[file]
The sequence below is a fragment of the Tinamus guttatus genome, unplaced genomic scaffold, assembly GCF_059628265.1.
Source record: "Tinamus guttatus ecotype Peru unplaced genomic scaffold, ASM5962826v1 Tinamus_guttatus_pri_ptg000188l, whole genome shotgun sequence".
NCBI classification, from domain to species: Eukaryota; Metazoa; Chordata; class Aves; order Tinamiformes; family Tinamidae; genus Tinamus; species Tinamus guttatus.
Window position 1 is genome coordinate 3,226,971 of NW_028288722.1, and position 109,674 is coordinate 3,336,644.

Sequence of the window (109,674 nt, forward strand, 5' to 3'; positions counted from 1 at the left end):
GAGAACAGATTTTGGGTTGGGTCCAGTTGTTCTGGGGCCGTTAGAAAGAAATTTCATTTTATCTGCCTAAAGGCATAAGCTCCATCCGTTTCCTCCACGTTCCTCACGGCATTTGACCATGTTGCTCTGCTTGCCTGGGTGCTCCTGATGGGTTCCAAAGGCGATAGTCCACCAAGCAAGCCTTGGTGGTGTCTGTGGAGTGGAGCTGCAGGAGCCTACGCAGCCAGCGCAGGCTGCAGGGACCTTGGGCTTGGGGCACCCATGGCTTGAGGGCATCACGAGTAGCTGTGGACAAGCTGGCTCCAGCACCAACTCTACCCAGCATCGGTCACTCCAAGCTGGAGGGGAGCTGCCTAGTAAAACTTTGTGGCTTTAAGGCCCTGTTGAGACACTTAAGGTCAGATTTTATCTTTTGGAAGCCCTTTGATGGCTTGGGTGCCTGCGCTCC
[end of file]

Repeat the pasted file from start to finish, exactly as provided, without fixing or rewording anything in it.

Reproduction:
The sequence below is a fragment of the Tinamus guttatus genome, unplaced genomic scaffold, assembly GCF_059628265.1.
Source record: "Tinamus guttatus ecotype Peru unplaced genomic scaffold, ASM5962826v1 Tinamus_guttatus_pri_ptg000188l, whole genome shotgun sequence".
NCBI classification, from domain to species: Eukaryota; Metazoa; Chordata; class Aves; order Tinamiformes; family Tinamidae; genus Tinamus; species Tinamus guttatus.
Window position 1 is genome coordinate 3,226,971 of NW_028288722.1, and position 109,674 is coordinate 3,336,644.

Sequence of the window (109,674 nt, forward strand, 5' to 3'; positions counted from 1 at the left end):
GAGAACAGATTTTGGGTTGGGTCCAGTTGTTCTGGGGCCGTTAGAAAGAAATTTCATTTTATCTGCCTAAAGGCATAAGCTCCATCCGTTTCCTCCACGTTCCTCACGGCATTTGACCATGTTGCTCTGCTTGCCTGGGTGCTCCTGATGGGTTCCAAAGGCGATAGTCCACCAAGCAAGCCTTGGTGGTGTCTGTGGAGTGGAGCTGCAGGAGCCTACGCAGCCAGCGCAGGCTGCAGGGACCTTGGGCTTGGGGCACCCATGGCTTGAGGGCATCACGAGTAGCTGTGGACAAGCTGGCTCCAGCACCAACTCTACCCAGCATCGGTCACTCCAAGCTGGAGGGGAGCTGCCTAGTAAAACTTTGTGGCTTTAAGGCCCTGTTGAGACACTTAAGGTCAGATTTTATCTTTTGGAAGCCCTTTGATGGCTTGGGTGCCTGCGCTCC